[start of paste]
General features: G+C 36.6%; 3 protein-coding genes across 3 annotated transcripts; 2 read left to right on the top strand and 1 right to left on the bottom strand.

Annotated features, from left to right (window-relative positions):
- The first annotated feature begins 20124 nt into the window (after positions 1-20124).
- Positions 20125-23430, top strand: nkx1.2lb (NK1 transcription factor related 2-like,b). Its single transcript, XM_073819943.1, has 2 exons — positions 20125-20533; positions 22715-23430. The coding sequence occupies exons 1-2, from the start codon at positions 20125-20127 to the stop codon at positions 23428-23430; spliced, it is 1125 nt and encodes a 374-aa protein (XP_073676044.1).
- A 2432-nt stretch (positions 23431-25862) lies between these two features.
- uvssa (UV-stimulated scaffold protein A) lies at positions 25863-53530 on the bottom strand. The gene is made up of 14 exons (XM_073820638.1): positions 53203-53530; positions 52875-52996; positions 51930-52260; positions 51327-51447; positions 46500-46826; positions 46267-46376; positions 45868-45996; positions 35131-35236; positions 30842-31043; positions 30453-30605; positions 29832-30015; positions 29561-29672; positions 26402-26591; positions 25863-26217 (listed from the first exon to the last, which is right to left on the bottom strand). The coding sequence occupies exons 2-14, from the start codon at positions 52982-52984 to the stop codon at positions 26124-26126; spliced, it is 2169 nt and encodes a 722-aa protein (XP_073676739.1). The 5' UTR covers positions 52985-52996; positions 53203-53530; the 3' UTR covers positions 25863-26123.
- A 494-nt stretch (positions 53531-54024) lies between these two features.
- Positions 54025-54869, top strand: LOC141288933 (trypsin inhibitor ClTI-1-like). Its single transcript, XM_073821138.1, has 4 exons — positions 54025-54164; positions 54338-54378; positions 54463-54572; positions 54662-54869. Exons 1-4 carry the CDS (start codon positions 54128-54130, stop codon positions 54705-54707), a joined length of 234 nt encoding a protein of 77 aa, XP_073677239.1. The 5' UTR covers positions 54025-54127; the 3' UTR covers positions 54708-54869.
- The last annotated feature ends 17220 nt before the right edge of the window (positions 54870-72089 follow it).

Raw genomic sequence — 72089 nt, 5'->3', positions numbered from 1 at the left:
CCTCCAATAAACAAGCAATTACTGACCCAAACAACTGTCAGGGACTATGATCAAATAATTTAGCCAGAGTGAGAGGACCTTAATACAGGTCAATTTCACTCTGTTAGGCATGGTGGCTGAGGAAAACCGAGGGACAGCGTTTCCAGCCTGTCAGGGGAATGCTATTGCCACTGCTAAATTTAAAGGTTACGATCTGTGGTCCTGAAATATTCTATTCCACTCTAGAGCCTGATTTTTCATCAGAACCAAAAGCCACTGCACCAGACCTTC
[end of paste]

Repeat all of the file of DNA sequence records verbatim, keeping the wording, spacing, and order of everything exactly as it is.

General features: G+C 36.6%; 3 protein-coding genes across 3 annotated transcripts; 2 read left to right on the top strand and 1 right to left on the bottom strand.

Annotated features, from left to right (window-relative positions):
- The first annotated feature begins 20124 nt into the window (after positions 1-20124).
- Positions 20125-23430, top strand: nkx1.2lb (NK1 transcription factor related 2-like,b). Its single transcript, XM_073819943.1, has 2 exons — positions 20125-20533; positions 22715-23430. The coding sequence occupies exons 1-2, from the start codon at positions 20125-20127 to the stop codon at positions 23428-23430; spliced, it is 1125 nt and encodes a 374-aa protein (XP_073676044.1).
- A 2432-nt stretch (positions 23431-25862) lies between these two features.
- uvssa (UV-stimulated scaffold protein A) lies at positions 25863-53530 on the bottom strand. The gene is made up of 14 exons (XM_073820638.1): positions 53203-53530; positions 52875-52996; positions 51930-52260; positions 51327-51447; positions 46500-46826; positions 46267-46376; positions 45868-45996; positions 35131-35236; positions 30842-31043; positions 30453-30605; positions 29832-30015; positions 29561-29672; positions 26402-26591; positions 25863-26217 (listed from the first exon to the last, which is right to left on the bottom strand). The coding sequence occupies exons 2-14, from the start codon at positions 52982-52984 to the stop codon at positions 26124-26126; spliced, it is 2169 nt and encodes a 722-aa protein (XP_073676739.1). The 5' UTR covers positions 52985-52996; positions 53203-53530; the 3' UTR covers positions 25863-26123.
- A 494-nt stretch (positions 53531-54024) lies between these two features.
- Positions 54025-54869, top strand: LOC141288933 (trypsin inhibitor ClTI-1-like). Its single transcript, XM_073821138.1, has 4 exons — positions 54025-54164; positions 54338-54378; positions 54463-54572; positions 54662-54869. Exons 1-4 carry the CDS (start codon positions 54128-54130, stop codon positions 54705-54707), a joined length of 234 nt encoding a protein of 77 aa, XP_073677239.1. The 5' UTR covers positions 54025-54127; the 3' UTR covers positions 54708-54869.
- The last annotated feature ends 17220 nt before the right edge of the window (positions 54870-72089 follow it).

Raw genomic sequence — 72089 nt, 5'->3', positions numbered from 1 at the left:
CCTCCAATAAACAAGCAATTACTGACCCAAACAACTGTCAGGGACTATGATCAAATAATTTAGCCAGAGTGAGAGGACCTTAATACAGGTCAATTTCACTCTGTTAGGCATGGTGGCTGAGGAAAACCGAGGGACAGCGTTTCCAGCCTGTCAGGGGAATGCTATTGCCACTGCTAAATTTAAAGGTTACGATCTGTGGTCCTGAAATATTCTATTCCACTCTAGAGCCTGATTTTTCATCAGAACCAAAAGCCACTGCACCAGACCTTC